Published : 2013-02-05 20:39
Updated : 2013-02-05 20:39
President Lee Myung-bak believes North Korea could detonate multiple devices when it goes ahead with a nuclear test expected in the coming weeks or even days.
In an interview published Tuesday in the Chosun Ilbo daily, the outgoing president also acknowledged the huge challenge the international community faces in seeking to wean Pyongyang off its nuclear weapons program.
The North has signaled that it will carry out a “higher level” nuclear test very soon, in a defiant response to UN sanctions imposed after its successful long-range rocket launch in December.
Lee said “higher-level” suggested Pyongyang might attempt to detonate several devices.
“North Korea is likely to carry out multiple nuclear tests at two places or more simultaneously” in order to maximize scientific gains from an event that will be globally condemned, Lee said.
Experts around the world are gearing up to analyze any test for what it might reveal about the current status of the North’s weaponization program.
Of particular interest will be any sign that its scientists have succeeded in developing a warhead that can be fitted onto a missile.
“If the North produces miniaturized weapons that can be used as warheads on missiles, it would really pose a threat,” Lee said. “That’s why the whole world is watching it so intensively.”
Lee has only a few weeks left in office at the end of a five-year term marked by an almost total freeze of contact between North and South Korea.
In his interview, he suggested that diplomatic efforts would make little headway in bringing about a significant policy shift in Pyongyang.
“I think it is difficult to persuade the North regime to give up the nuclear path,” he said.
Some predict the test will come before the Lunar New Year on February 10, while others suggest it will be timed to coincide with the birthday of Kim Jong-un’s father and late leader Kim Jong-Il on Feb. 16.
South Korea’s U.N. ambassador said Monday that a North Korean nuclear test “seems to be imminent.”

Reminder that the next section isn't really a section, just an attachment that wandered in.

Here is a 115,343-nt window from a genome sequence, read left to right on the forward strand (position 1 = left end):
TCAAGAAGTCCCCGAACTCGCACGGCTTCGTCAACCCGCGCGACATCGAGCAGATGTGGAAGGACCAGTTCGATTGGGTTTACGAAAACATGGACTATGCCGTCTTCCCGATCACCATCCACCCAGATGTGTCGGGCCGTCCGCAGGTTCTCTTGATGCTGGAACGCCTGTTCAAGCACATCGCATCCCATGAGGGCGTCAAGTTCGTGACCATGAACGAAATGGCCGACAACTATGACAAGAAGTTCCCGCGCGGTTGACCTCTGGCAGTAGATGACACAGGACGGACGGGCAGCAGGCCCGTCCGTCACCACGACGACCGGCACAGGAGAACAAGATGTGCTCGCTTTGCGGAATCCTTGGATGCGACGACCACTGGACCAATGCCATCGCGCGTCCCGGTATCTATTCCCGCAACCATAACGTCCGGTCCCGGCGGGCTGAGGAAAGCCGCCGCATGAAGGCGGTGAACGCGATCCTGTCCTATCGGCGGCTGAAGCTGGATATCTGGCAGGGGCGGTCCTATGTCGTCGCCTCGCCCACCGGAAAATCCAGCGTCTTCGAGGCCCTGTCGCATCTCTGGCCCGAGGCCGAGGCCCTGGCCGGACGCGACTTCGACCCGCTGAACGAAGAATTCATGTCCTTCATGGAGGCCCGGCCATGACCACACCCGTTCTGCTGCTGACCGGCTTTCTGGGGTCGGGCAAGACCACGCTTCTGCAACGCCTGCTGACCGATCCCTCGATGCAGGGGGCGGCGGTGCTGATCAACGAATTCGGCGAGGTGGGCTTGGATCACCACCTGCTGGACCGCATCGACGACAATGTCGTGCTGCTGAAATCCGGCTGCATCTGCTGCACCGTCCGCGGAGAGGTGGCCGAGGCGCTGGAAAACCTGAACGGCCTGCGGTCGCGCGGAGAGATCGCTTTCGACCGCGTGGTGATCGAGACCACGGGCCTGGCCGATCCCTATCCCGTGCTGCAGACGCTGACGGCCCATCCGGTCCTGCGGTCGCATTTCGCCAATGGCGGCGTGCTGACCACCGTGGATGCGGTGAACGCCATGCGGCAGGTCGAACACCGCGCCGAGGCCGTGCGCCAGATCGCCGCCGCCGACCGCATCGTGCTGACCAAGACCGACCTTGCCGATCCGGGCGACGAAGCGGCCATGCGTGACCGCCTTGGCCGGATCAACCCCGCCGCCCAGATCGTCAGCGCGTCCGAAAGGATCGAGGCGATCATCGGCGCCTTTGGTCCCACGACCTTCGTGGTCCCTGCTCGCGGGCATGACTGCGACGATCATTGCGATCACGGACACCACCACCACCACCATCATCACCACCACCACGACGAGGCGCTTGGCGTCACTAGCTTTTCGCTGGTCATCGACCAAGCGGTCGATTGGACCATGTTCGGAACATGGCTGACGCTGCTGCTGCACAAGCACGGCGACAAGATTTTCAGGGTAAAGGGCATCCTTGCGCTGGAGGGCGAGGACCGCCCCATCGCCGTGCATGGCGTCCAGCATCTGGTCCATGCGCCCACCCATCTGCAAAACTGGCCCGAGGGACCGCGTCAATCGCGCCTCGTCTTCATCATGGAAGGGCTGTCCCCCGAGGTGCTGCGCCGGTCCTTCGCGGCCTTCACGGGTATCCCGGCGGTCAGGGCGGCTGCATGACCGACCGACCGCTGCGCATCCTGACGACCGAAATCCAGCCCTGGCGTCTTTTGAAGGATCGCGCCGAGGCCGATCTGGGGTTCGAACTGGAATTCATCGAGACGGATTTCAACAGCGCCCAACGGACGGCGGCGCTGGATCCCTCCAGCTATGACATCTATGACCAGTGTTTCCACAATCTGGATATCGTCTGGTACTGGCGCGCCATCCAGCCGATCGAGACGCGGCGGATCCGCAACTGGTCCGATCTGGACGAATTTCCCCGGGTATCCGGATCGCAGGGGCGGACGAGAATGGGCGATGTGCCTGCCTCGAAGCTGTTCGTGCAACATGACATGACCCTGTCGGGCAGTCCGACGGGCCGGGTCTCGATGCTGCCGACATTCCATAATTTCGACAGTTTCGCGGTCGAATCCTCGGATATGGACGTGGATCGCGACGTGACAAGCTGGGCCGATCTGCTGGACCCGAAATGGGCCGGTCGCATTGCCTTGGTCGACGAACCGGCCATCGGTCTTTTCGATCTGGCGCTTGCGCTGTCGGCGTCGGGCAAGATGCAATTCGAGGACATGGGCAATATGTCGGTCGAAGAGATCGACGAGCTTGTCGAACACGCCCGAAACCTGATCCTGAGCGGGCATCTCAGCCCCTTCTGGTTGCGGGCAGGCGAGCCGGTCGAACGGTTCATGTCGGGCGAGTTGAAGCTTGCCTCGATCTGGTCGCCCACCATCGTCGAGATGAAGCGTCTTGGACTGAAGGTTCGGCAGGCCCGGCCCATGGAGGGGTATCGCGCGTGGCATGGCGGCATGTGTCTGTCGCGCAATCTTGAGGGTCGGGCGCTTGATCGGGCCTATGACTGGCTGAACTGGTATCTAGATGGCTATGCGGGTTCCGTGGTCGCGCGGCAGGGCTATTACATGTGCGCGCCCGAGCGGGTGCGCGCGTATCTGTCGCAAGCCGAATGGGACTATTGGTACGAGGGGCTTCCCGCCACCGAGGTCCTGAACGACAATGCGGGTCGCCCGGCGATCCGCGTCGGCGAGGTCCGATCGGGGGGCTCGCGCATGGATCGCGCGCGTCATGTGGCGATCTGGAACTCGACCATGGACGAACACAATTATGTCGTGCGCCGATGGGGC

Ambassador Kim Sook told reporters there are “very busy activities” taking place at North Korea’s nuclear test site “and everybody’s watching.”
South Korea joined the Security Council in January and holds the rotating presidency this month. Kim said he was speaking as South Korea’s ambassador, not as the council president.
North Korea announced last month that it would conduct a nuclear test to protest Security Council sanctions toughened after a satellite launch in December that the U.S. and others say was a disguised test of banned missile technology. The council ordered North Korea in the sanctions resolution to refrain from a nuclear test or face “significant action.”
Pyongyang’s two previous nuclear tests, in 2006 and 2009, both occurred after it was condemned by the United Nations for rocket launches.
The sanctions, aimed at trying to derail the country’s rogue nuclear weapons and ballistic missile programs, bar North Korea from testing or using nuclear or ballistic missile technology, and from importing or exporting material for these programs.
The latest sanctions resolution again demanded that North Korea abandon its nuclear weapons program and cease launches. It slapped sanctions on North Korean companies and government agencies, including its space agency and several individuals.